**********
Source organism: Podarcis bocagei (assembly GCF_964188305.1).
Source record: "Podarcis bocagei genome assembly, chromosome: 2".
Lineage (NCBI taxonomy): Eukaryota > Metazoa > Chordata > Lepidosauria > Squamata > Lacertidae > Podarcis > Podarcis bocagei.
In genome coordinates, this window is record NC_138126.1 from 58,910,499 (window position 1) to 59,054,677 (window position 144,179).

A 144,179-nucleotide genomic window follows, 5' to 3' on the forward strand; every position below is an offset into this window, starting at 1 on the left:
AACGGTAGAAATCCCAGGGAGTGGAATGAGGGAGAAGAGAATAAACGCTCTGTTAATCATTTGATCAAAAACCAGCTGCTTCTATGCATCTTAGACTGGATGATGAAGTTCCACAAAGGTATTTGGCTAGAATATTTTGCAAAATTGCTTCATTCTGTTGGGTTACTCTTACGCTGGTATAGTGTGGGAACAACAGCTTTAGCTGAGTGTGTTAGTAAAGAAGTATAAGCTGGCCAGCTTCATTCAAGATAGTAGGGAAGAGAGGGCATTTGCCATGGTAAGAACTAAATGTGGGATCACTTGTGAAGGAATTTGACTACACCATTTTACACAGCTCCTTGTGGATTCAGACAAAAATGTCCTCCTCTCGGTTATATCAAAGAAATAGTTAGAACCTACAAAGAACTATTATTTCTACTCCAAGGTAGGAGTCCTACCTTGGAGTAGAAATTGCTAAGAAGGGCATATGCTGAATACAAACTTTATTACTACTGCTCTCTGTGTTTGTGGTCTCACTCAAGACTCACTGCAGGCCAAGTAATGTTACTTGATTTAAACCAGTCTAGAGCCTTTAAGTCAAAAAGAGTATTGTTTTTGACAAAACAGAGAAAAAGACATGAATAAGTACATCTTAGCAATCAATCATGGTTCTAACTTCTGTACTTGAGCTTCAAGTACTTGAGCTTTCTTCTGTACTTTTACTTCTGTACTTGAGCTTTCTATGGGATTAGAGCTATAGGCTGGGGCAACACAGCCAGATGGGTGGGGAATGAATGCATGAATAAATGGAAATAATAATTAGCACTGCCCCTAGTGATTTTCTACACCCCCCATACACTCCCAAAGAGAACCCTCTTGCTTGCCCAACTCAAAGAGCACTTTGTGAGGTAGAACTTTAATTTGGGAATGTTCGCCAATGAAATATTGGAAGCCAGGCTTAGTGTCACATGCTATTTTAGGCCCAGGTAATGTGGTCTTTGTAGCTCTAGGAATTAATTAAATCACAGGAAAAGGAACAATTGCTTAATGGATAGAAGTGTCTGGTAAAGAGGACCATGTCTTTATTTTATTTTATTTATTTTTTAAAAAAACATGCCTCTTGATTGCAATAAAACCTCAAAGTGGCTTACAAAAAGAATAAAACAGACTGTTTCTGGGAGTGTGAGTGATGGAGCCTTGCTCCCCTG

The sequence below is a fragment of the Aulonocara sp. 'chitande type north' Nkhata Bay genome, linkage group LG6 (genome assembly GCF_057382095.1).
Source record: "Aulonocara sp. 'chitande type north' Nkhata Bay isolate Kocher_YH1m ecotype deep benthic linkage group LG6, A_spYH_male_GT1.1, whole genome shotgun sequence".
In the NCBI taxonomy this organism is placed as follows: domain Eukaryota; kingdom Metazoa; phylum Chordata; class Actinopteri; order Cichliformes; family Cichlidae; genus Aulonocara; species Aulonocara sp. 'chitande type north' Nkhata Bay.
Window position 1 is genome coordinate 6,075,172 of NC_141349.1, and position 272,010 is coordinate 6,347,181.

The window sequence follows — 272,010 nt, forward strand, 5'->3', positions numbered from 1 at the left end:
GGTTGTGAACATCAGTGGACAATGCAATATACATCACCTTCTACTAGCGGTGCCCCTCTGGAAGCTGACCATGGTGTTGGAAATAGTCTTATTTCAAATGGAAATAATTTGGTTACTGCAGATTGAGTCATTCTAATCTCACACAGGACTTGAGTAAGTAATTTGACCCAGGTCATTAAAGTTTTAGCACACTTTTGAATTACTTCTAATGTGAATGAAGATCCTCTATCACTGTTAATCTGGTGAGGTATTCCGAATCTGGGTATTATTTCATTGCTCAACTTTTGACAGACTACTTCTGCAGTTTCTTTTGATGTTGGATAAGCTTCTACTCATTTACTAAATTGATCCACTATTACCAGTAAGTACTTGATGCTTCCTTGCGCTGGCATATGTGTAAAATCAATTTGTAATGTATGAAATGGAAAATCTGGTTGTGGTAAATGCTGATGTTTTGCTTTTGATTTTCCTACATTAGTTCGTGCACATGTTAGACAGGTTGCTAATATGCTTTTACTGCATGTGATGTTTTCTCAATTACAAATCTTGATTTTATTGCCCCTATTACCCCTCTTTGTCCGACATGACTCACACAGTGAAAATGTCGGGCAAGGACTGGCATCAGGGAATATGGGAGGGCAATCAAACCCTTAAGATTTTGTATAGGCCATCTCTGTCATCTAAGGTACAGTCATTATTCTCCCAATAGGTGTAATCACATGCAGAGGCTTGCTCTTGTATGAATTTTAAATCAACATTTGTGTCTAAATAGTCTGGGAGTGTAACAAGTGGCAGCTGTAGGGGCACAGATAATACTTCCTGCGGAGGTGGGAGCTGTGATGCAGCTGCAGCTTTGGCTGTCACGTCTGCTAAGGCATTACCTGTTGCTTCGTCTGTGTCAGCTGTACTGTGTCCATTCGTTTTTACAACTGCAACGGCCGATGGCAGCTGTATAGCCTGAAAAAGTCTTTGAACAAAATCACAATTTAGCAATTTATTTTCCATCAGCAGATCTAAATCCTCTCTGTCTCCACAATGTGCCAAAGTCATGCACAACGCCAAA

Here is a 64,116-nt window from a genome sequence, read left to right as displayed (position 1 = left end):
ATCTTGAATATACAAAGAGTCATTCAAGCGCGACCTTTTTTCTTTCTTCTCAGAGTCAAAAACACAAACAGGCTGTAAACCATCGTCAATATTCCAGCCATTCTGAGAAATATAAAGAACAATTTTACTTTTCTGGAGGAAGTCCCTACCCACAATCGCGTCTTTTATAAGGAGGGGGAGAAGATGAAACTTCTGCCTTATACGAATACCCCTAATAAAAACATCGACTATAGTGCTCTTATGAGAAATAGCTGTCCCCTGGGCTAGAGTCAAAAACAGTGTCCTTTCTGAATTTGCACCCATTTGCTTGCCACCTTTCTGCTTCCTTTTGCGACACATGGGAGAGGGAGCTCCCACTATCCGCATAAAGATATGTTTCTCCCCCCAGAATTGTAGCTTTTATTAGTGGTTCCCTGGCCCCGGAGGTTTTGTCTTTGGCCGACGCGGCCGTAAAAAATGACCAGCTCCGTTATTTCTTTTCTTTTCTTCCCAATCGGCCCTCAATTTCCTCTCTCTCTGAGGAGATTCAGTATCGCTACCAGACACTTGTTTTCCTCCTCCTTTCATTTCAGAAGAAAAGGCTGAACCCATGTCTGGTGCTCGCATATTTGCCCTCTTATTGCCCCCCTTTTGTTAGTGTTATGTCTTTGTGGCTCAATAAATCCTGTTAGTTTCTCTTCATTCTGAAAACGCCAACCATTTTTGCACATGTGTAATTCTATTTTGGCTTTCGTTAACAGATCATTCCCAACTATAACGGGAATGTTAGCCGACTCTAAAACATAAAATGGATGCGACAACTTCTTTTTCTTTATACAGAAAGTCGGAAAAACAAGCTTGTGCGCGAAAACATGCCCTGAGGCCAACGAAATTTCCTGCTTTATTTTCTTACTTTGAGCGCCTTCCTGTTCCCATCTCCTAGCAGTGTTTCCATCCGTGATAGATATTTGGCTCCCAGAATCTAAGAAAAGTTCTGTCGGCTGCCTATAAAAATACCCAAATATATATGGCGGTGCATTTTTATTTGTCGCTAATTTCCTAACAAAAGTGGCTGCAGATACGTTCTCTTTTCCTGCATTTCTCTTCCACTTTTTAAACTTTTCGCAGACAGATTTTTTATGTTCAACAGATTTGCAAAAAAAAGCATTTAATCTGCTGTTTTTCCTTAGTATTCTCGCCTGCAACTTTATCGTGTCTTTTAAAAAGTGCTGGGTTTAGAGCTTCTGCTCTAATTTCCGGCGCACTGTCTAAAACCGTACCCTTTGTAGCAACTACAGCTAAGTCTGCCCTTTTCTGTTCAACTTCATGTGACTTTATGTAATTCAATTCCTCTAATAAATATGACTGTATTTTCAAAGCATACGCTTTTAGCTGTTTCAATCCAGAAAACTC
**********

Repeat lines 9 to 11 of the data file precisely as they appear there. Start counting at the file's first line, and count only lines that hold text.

In the NCBI taxonomy this organism is placed as follows: domain Eukaryota; kingdom Metazoa; phylum Chordata; class Actinopteri; order Cichliformes; family Cichlidae; genus Aulonocara; species Aulonocara sp. 'chitande type north' Nkhata Bay.
Window position 1 is genome coordinate 6,075,172 of NC_141349.1, and position 272,010 is coordinate 6,347,181.

The window sequence follows — 272,010 nt, forward strand, 5'->3', positions numbered from 1 at the left end: